I am a mildly creative person. I write, though whether or not my ramblings make any sense is up for debate. I make candles, wax melts, and such, dabbling in the cerebral creativity that scents evoke. I used to make graphics and websites, and I painted and…Read More »
Huh. OK, I have some Thoughts about this one. *There are spoilers,* so consider yourself warned.
First, there were a lot of things that I really liked about this book. Honestly. It had rather a lot of action and adventure and meeting new aliens and all the things we love about Star Trek. I continue to really like seeing the development of people like Seven and Icheb, and I think Liam O’Donnell is just quirky and cool and a very believable character.
I also am enjoying the continuation of the exploration of the Delta Quadrant. It is like coming home in many ways, but bittersweet, too, since you can’t go home again.
This novel was…not my favorite, though, because for starters, it was just too busy. Some of the various plots felt rushed. I kind of want more time with O’Donnell and the Nihydron, for example, perhaps fleshed out better in a separate novel, rather than trying to cram it all into one.
Also, I’m kind of tired of multiverse problems. Like, cool? I know it’s a thing? But maybe let’s not have another Kathryn Janeway who was horrifically tortured and now has essentially Stockholm syndrome because she loves her captor. Ok, to be fair, she didn’t know he was her captor but still. It seems contrived.
And of COURSE they had a child together. What IS it with Trek characters having babies now? First Picard and Beverly in the TNG relaunch books and now Janeway? I know she’s the Janeway from the “Shattered” episode, but still. DEAR STAR TREK AUTHORS: WOMEN DO NOT NEED TO HAVE BABIES TO BE COMPLETE. Please read Selfish, Shallow, and Self-Absorbed: Sixteen Writers on the Decision Not to Have Kids by Meghan Daum. Honestly, what the fuck? At this point, it’s just getting out of character. People can like, or even love, babies without getting all achy in the ovaries and needing to reproduce one of their own.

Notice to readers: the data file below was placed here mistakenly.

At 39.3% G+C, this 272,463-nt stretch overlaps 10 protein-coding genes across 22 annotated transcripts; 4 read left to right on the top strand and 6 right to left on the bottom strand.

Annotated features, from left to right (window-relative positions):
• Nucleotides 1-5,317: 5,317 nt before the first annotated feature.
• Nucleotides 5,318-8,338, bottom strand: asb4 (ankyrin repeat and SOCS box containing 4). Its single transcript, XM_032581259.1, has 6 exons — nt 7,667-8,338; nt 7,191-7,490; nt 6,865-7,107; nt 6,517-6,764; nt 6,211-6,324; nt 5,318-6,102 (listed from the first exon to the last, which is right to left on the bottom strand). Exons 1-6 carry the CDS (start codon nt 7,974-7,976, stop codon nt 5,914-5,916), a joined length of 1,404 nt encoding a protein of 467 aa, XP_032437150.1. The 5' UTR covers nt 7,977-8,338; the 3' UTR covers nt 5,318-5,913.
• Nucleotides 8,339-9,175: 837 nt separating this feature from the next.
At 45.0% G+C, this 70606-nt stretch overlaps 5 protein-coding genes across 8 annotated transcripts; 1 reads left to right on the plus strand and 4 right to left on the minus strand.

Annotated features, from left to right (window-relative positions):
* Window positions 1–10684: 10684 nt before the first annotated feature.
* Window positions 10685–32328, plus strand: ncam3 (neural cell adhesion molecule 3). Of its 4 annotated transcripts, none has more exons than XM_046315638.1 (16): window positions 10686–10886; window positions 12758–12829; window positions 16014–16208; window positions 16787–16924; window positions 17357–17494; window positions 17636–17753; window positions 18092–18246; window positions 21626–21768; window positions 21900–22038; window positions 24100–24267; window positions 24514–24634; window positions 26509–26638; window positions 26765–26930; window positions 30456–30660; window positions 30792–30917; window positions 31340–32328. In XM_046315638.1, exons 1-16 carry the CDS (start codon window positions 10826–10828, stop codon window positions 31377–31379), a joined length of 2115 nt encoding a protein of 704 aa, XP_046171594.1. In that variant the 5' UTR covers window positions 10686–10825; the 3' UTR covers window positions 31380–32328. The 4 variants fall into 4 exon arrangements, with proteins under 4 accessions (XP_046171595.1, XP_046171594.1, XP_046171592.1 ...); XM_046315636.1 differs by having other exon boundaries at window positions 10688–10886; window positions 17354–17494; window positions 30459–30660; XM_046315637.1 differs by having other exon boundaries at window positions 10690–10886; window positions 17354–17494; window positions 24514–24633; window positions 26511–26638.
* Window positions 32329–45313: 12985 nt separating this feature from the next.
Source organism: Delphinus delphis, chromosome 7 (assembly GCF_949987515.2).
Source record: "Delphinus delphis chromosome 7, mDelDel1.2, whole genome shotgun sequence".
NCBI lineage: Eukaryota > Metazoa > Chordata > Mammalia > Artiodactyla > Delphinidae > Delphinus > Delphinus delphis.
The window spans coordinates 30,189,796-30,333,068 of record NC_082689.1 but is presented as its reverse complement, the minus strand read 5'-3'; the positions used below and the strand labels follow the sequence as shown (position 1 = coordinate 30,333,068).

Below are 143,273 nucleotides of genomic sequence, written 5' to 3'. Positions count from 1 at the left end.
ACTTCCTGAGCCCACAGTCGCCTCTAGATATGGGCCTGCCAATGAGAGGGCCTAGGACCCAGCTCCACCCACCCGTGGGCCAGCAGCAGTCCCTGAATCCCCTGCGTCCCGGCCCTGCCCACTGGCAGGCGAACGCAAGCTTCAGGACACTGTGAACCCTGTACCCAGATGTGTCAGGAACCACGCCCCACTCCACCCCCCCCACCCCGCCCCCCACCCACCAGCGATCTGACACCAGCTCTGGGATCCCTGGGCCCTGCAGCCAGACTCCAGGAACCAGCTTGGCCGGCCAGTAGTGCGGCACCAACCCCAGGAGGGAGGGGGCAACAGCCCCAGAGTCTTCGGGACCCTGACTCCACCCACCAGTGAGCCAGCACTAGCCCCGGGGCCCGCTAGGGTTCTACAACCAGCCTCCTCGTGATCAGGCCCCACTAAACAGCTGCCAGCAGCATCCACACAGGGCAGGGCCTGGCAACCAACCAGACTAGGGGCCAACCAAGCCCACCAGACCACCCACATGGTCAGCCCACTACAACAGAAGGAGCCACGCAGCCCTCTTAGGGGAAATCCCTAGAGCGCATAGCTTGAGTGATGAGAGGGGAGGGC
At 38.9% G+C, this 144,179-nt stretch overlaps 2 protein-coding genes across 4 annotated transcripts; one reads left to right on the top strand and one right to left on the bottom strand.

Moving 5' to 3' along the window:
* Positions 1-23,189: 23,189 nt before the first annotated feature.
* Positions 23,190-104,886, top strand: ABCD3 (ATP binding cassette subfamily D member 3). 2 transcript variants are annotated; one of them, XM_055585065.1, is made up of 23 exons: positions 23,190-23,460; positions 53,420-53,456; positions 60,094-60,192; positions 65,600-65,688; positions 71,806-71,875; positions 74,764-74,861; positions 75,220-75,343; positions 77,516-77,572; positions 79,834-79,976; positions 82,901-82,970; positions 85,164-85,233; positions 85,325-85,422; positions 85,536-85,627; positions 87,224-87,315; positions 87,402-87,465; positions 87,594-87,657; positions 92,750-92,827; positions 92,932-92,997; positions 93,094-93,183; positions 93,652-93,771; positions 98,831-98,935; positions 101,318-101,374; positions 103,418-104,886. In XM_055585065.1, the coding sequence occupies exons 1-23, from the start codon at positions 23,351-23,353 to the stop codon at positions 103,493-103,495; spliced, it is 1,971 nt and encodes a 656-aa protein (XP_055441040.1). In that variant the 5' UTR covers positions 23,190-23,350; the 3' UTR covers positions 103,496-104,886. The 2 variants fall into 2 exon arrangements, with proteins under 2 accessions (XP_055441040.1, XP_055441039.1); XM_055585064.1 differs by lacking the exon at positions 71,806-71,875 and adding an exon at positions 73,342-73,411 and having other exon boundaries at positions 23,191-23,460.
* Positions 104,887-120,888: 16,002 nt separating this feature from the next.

Which leads me to my other major peeve with this novel. Nancy Conlon, Harry Kim’s girlfriend, gets pregnant accidentally. Really? REALLY? Are you really saying that these people can travel in spaceships that go faster than light, but they can’t manage to figure out how a rubber works? Or, like, turn their ovaries off until they actually want to make a baby? Come ON. I can’t even. I have a kid. I love her more than anything. But enough with the babies in Star Trek. People don’t have to have babies if they don’t want to, there is nothing wrong with just wanting to have a career you love and friends you love without children, nor are they missing out on anything as Tom and B’Elanna suggested at one point in this book. Frankly, that is offensive. There are many other ways to live a fulfilling life than by getting married and having kids. I really hope the authors – all of them – get over the baby thing soon.
Some friends from Book Riot and I have banded together to try to resurrect our sadly neglected respective blogs during the month of September. I discovered that regularly contributing to an outside source is awesome, while simultaneously killing my own personal blogging. Apparently I’m not the only one that happened to! Yay.
So my goal during September is to try to write two original posts a week for my own blog, unrelated to anything else I do for Book Riot or HNS. Since I have several other writing projects I need to get cracking on, I think this is a good way to get the creative juices going again.
My fellow bloggers the mutual blogathon of doom are:
The Lesbrary: https://lesbrary.com/
YA Interrobang: http://www.yainterrobang.com/
Rah Carter: http://www.triceratopswrites.org/
Knee Sock Chronicles: https://kneesockchronicles.com/
Let’s do this, friends!